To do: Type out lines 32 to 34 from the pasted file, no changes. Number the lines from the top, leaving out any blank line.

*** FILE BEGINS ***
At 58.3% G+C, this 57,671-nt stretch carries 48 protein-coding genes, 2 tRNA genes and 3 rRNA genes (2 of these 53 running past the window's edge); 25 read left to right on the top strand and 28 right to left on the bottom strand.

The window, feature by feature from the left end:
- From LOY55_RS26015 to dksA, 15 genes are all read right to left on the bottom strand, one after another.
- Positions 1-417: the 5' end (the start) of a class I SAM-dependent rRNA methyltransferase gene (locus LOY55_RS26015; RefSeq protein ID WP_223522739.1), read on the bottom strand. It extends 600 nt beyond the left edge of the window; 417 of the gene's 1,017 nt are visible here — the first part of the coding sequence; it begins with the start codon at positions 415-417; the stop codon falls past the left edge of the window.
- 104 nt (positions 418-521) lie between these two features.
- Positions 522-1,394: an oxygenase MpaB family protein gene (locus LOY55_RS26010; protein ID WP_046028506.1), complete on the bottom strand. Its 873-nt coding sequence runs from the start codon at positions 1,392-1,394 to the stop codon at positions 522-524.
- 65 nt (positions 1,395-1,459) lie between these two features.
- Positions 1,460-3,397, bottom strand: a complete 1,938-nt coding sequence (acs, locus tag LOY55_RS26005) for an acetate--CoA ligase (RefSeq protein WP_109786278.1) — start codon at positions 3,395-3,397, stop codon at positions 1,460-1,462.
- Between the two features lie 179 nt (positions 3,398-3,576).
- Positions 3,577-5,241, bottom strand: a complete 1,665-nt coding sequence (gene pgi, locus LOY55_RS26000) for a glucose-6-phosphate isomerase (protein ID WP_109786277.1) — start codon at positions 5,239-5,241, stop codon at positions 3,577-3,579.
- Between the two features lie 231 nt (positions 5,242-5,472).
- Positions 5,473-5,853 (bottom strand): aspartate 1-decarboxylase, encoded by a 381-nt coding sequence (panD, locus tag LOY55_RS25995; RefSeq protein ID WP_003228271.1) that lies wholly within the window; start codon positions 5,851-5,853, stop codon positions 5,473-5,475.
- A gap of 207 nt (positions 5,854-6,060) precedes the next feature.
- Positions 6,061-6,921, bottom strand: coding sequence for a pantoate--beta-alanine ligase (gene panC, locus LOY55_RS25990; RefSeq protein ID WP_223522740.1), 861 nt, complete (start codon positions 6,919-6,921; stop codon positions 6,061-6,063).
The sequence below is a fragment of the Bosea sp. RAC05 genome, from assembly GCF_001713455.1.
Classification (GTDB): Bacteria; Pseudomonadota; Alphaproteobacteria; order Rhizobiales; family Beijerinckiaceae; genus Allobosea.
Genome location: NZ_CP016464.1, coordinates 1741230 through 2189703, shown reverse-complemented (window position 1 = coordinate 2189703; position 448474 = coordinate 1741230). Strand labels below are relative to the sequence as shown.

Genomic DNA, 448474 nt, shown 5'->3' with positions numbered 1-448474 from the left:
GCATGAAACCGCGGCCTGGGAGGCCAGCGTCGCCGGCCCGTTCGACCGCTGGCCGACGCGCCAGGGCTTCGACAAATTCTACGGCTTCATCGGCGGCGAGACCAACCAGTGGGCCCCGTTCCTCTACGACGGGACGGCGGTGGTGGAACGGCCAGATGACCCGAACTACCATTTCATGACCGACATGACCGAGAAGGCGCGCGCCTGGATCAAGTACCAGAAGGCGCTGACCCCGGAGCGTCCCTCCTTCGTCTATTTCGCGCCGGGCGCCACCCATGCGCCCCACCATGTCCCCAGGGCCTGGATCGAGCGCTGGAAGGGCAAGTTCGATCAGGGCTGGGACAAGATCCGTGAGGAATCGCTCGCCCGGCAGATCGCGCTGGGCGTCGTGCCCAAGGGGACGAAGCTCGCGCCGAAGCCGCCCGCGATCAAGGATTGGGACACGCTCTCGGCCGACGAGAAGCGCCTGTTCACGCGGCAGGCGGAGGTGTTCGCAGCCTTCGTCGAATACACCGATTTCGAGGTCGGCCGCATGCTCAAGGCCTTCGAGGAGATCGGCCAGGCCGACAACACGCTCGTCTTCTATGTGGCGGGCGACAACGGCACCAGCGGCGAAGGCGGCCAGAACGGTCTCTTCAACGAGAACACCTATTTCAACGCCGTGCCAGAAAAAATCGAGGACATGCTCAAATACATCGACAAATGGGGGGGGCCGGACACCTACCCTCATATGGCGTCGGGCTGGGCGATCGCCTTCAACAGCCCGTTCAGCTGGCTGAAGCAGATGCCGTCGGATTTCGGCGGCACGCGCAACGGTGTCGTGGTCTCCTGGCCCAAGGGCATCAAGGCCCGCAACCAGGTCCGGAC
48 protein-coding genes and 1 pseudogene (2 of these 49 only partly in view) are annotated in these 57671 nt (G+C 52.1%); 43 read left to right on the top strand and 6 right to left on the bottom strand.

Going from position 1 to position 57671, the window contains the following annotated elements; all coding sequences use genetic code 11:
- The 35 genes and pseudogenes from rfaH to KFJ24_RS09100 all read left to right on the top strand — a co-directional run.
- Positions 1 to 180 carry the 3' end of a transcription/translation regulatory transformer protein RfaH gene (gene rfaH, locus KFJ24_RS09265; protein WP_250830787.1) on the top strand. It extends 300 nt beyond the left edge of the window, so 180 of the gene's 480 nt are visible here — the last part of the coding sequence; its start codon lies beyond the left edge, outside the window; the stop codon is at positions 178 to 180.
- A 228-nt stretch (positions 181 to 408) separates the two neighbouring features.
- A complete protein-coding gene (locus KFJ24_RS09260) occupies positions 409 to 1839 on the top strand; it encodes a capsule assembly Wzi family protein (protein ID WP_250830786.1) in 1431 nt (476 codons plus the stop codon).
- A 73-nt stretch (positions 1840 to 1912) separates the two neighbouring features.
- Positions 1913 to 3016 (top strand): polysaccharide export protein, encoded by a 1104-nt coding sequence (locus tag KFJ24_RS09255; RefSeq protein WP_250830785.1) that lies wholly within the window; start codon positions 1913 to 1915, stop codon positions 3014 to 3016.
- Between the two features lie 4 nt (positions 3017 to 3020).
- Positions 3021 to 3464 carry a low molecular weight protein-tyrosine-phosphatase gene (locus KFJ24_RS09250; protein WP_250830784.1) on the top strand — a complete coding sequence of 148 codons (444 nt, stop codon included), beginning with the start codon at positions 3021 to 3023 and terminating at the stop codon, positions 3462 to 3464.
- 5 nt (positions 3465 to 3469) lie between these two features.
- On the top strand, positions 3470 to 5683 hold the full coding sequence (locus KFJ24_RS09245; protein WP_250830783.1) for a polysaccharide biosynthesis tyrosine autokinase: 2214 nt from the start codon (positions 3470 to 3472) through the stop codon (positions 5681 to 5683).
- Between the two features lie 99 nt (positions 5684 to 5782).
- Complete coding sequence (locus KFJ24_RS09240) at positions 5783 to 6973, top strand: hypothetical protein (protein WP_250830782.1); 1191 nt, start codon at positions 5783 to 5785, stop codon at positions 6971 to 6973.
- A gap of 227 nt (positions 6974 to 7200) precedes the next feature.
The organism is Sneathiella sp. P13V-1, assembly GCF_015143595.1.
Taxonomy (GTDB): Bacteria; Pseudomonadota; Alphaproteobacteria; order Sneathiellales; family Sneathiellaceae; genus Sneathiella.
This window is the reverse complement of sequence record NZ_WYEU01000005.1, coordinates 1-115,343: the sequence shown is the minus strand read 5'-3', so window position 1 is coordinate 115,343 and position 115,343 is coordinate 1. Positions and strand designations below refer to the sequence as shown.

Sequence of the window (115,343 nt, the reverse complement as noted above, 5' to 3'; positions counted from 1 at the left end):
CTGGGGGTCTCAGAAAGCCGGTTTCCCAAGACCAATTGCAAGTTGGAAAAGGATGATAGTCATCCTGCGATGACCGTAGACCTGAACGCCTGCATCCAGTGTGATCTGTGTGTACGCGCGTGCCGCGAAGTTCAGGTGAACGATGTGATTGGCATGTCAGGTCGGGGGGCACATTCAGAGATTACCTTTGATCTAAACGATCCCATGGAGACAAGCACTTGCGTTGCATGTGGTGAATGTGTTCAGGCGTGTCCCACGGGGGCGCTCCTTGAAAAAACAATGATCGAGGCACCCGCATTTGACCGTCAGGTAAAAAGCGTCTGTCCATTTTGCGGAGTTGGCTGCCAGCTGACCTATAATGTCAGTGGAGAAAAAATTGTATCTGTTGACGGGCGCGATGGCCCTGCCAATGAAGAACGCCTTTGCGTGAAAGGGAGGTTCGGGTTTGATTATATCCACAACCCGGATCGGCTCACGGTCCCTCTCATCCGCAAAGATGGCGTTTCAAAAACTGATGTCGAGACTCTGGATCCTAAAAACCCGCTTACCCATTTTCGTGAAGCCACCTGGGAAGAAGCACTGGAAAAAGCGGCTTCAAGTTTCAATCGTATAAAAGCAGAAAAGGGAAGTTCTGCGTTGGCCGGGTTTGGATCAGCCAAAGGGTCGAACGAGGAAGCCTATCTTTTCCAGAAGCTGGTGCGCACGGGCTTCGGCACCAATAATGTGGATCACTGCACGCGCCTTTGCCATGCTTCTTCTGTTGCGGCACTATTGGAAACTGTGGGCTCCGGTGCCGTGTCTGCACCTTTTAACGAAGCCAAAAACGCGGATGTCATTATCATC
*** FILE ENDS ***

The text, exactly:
- Between the two features lie 99 nt (positions 5684 to 5782).
- Complete coding sequence (locus KFJ24_RS09240) at positions 5783 to 6973, top strand: hypothetical protein (protein WP_250830782.1); 1191 nt, start codon at positions 5783 to 5785, stop codon at positions 6971 to 6973.
- A gap of 227 nt (positions 6974 to 7200) precedes the next feature.